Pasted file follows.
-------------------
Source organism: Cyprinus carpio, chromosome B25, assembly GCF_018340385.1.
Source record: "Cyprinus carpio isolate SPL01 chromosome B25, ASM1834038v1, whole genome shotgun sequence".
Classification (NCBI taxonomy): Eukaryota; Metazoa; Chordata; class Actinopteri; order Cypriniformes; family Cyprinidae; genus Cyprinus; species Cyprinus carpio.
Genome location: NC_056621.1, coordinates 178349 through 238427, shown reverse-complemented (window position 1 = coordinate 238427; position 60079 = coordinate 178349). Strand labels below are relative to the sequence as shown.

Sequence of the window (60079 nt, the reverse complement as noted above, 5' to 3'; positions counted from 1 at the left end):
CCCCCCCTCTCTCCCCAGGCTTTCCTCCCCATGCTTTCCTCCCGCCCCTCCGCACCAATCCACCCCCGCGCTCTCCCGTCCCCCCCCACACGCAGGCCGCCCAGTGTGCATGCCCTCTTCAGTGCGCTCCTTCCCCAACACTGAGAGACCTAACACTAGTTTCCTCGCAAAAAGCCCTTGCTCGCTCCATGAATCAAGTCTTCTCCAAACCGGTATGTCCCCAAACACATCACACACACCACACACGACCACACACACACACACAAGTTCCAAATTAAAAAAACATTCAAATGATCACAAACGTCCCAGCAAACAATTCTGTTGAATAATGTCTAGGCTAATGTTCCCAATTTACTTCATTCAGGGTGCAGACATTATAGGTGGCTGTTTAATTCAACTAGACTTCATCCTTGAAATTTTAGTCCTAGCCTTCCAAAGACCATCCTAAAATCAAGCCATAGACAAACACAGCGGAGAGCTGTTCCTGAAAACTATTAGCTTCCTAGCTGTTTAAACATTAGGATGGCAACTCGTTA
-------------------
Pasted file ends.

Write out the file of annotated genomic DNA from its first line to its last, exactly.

Source organism: Cyprinus carpio, chromosome B25, assembly GCF_018340385.1.
Source record: "Cyprinus carpio isolate SPL01 chromosome B25, ASM1834038v1, whole genome shotgun sequence".
Classification (NCBI taxonomy): Eukaryota; Metazoa; Chordata; class Actinopteri; order Cypriniformes; family Cyprinidae; genus Cyprinus; species Cyprinus carpio.
Genome location: NC_056621.1, coordinates 178349 through 238427, shown reverse-complemented (window position 1 = coordinate 238427; position 60079 = coordinate 178349). Strand labels below are relative to the sequence as shown.

Sequence of the window (60079 nt, the reverse complement as noted above, 5' to 3'; positions counted from 1 at the left end):
CCCCCCCTCTCTCCCCAGGCTTTCCTCCCCATGCTTTCCTCCCGCCCCTCCGCACCAATCCACCCCCGCGCTCTCCCGTCCCCCCCCACACGCAGGCCGCCCAGTGTGCATGCCCTCTTCAGTGCGCTCCTTCCCCAACACTGAGAGACCTAACACTAGTTTCCTCGCAAAAAGCCCTTGCTCGCTCCATGAATCAAGTCTTCTCCAAACCGGTATGTCCCCAAACACATCACACACACCACACACGACCACACACACACACACAAGTTCCAAATTAAAAAAACATTCAAATGATCACAAACGTCCCAGCAAACAATTCTGTTGAATAATGTCTAGGCTAATGTTCCCAATTTACTTCATTCAGGGTGCAGACATTATAGGTGGCTGTTTAATTCAACTAGACTTCATCCTTGAAATTTTAGTCCTAGCCTTCCAAAGACCATCCTAAAATCAAGCCATAGACAAACACAGCGGAGAGCTGTTCCTGAAAACTATTAGCTTCCTAGCTGTTTAAACATTAGGATGGCAACTCGTTA